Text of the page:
"We need weapons." It was the imploring cry of the Ukrainian ambassador to Spain, Serhii Pohoreltsev, to the Defense Minister, Margarita Robles, during the meeting that both held at the Ukrainian embassy in Madrid. The Ukrainian government is very grateful to Spain and the Spanish Government for the contribution made to date, as well as for the reception of refugees, some 130,000 since the start of the war in February, and of the wounded soldiers receiving treatment at the Military Hospital from Saragossa. However, Ukraine needs more, and it is nothing more than "war material".
He appreciates all that effort, but Ukraine needs, above all, "military help", the ambassador insisted, because "the situation is very complicated, they continue to attack us, and we need more weapons to be able to resist and recover our territories".
It is not that the ambassador has reproaches to make to Spain. Every week there are technical meetings with the Ministry of Defense to see the weapons needs that Ukraine requires and the possibilities that Spain has, but Ukraine really needs it, Pohoreltsev insists, and he is convinced that "if you want to help, you always look for and find the formula to do it".
The representative of the Government of Ukraine is confident that "in a short time", the Spanish Executive will be able to provide them with more war material, or "defensive", as the Defense Minister, Margarita Robles, likes to call it, because, and the ambassador repeats it ad nauseam, "We still need weapons".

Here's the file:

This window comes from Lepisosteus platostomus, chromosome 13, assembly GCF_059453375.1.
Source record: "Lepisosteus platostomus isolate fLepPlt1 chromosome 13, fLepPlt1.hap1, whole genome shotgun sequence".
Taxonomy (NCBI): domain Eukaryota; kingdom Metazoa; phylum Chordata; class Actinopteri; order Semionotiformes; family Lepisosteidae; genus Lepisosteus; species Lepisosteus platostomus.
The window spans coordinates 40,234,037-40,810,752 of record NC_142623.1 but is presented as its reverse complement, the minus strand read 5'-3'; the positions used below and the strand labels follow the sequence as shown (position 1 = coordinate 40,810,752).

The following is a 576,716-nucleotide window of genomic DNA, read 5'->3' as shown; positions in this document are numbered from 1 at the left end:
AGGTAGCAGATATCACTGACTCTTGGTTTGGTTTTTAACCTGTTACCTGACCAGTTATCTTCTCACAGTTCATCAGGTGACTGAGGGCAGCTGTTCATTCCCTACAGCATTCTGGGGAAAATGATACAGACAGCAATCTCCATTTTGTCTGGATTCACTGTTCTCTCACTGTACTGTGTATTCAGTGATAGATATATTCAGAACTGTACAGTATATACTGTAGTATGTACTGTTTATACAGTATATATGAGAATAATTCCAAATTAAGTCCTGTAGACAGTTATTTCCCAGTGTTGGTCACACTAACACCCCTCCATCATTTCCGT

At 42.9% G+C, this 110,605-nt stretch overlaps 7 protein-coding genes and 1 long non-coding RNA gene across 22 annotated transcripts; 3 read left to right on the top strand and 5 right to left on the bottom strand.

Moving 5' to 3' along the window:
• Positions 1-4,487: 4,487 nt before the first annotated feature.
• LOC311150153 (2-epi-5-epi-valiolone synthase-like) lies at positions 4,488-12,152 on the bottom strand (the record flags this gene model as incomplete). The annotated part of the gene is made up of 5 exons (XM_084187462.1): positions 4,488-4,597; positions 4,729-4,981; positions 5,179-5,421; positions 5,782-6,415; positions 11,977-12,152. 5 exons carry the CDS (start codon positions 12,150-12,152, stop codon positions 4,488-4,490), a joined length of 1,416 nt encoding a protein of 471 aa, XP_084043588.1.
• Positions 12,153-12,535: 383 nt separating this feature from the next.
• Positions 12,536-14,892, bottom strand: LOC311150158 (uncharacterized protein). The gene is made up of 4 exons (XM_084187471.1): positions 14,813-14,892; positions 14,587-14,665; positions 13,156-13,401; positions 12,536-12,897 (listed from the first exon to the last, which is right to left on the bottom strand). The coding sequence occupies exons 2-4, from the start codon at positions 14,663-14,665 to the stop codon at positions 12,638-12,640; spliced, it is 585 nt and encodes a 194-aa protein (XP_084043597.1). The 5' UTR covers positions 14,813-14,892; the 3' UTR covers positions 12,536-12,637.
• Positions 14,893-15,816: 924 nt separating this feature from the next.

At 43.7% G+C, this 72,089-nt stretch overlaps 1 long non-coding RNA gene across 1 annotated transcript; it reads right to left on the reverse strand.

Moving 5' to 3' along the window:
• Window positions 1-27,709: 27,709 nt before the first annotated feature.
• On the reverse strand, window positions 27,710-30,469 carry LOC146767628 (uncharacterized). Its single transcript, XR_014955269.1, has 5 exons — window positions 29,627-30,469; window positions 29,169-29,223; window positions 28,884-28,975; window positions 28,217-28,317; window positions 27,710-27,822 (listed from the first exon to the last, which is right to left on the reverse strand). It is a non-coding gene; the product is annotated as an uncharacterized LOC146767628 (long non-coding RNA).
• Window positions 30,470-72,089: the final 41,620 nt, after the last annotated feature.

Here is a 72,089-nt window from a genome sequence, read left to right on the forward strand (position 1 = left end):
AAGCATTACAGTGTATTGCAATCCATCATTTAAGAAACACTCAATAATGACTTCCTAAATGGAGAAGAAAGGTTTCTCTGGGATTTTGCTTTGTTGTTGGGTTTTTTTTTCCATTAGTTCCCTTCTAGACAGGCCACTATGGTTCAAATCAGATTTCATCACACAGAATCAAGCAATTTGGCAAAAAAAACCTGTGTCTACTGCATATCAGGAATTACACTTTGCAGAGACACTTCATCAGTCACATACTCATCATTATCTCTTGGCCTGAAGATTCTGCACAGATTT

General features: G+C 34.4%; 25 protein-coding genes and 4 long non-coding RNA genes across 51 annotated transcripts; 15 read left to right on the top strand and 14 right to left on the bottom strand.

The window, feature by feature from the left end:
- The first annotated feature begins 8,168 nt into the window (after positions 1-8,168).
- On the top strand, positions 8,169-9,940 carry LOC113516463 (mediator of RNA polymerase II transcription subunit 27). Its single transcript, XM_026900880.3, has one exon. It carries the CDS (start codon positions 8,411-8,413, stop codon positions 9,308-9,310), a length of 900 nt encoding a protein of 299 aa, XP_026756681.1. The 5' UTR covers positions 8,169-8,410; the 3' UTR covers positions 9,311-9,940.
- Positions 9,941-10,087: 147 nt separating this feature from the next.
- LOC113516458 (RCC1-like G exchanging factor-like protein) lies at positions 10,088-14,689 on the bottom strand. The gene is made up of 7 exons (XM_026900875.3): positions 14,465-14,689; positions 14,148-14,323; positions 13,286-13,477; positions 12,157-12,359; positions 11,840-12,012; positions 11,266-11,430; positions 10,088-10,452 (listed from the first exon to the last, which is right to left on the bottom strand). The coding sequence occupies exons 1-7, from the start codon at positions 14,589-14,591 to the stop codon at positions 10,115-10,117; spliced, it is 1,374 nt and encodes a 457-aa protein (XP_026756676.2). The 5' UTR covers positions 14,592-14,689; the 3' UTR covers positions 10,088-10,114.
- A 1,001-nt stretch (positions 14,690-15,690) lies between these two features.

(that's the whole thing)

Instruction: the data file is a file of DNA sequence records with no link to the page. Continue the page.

It is an urgent need, explained the ambassador, in a joint appearance with the minister, in the gardens of the Embassy, because "the enemy, Russia, is superior in weapons and troops and to be effective we need more weapons." The needs, the Spanish government knows them. He, like the rest of the ambassadors around the world, makes the same requests to all countries. "And I hope we're going to be more successful in supplying war materiel," he said.
Neither the minister nor the ambassador wanted to reveal, due to necessary discretion, the type of armament that Ukraine requests or the one that Spain is willing to contribute. "It's a pretty big list," Pohorelstev said, because Ukraine needs a lot of weapons to, if not surpass Russia, then at least "reach the same level" of manning. In what Ukraine is superior, the ambassador pointed out, is that the Ukrainian military "are very motivated in their fight and the Russians do not have that motivation, that is why we continue to resist and recover territory, but we need weapons." Only with that help of weapons, he said, "can we win this unjust war."
The minister's response was the same as always, the one she gives in all the weekly meetings with the embassy staff to study the needs, that Spain is in solidarity with Ukraine, and that it will continue to deliver the "defensive material" that it can deliver, as until now. No specifics given the ambassador's requests, also for security reasons, but Robles only spoke, for the time being, of "coat material for the winter campaign."
The minister is convinced that the ambassador knows that Spain will provide him with all the material it can. "Material to defend and work for peace", especially considering that winter is approaching and it will be "hard and complicated". "He knows that he is counting on Spain, that we defend peace," the minister told him.